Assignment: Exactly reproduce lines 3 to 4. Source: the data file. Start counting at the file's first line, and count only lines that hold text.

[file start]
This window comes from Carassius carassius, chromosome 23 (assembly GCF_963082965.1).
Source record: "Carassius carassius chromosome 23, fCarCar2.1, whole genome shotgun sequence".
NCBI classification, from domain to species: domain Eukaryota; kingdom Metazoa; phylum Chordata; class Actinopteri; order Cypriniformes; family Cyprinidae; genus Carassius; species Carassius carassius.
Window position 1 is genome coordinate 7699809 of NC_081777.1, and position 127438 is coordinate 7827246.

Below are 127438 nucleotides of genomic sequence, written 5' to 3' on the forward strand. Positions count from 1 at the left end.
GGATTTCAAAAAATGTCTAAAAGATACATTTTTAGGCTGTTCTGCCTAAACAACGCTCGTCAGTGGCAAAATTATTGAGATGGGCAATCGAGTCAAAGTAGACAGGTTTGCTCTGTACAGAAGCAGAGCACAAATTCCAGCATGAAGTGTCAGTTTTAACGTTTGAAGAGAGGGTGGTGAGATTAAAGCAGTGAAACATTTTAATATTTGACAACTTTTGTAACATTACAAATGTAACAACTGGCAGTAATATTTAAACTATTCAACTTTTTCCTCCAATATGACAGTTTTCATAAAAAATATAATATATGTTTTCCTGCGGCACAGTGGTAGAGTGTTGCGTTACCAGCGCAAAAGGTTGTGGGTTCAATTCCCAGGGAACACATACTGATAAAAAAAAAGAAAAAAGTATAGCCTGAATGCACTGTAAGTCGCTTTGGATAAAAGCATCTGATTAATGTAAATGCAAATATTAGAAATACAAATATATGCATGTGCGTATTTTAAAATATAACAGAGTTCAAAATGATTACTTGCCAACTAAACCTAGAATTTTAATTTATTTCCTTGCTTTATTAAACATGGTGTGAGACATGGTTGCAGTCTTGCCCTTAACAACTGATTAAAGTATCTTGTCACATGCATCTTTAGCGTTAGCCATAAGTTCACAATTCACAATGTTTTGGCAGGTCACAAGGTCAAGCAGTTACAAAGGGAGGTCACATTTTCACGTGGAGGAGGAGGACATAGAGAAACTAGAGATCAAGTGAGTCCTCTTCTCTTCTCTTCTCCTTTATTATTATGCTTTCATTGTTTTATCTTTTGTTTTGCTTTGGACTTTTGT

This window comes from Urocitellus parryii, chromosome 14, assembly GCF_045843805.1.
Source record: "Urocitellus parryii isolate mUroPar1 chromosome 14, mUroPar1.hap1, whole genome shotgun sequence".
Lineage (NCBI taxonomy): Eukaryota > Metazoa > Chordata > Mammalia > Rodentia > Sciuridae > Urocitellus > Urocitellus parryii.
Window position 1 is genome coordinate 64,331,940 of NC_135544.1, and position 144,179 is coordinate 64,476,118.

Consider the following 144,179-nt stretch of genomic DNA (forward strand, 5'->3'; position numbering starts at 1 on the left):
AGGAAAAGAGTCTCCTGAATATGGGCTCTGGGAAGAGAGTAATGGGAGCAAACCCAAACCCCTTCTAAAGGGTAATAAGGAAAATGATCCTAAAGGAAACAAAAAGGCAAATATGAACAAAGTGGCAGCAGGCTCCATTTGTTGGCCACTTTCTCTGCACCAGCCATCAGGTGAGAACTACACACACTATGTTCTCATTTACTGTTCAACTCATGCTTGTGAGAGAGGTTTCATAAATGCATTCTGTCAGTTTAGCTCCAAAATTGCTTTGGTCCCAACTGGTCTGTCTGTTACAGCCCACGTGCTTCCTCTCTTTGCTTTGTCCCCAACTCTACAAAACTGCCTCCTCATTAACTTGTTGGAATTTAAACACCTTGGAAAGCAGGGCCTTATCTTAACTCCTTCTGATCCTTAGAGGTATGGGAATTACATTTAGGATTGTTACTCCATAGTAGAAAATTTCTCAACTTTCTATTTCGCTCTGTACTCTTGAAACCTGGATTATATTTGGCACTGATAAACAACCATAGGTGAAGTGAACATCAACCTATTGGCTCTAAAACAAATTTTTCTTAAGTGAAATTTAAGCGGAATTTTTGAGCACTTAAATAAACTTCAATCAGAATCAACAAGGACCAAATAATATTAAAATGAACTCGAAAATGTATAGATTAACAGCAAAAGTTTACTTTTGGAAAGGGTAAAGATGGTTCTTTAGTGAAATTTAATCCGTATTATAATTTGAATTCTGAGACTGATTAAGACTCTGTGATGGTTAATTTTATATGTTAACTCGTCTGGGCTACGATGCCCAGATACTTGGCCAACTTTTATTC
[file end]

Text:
NCBI classification, from domain to species: domain Eukaryota; kingdom Metazoa; phylum Chordata; class Actinopteri; order Cypriniformes; family Cyprinidae; genus Carassius; species Carassius carassius.
Window position 1 is genome coordinate 7699809 of NC_081777.1, and position 127438 is coordinate 7827246.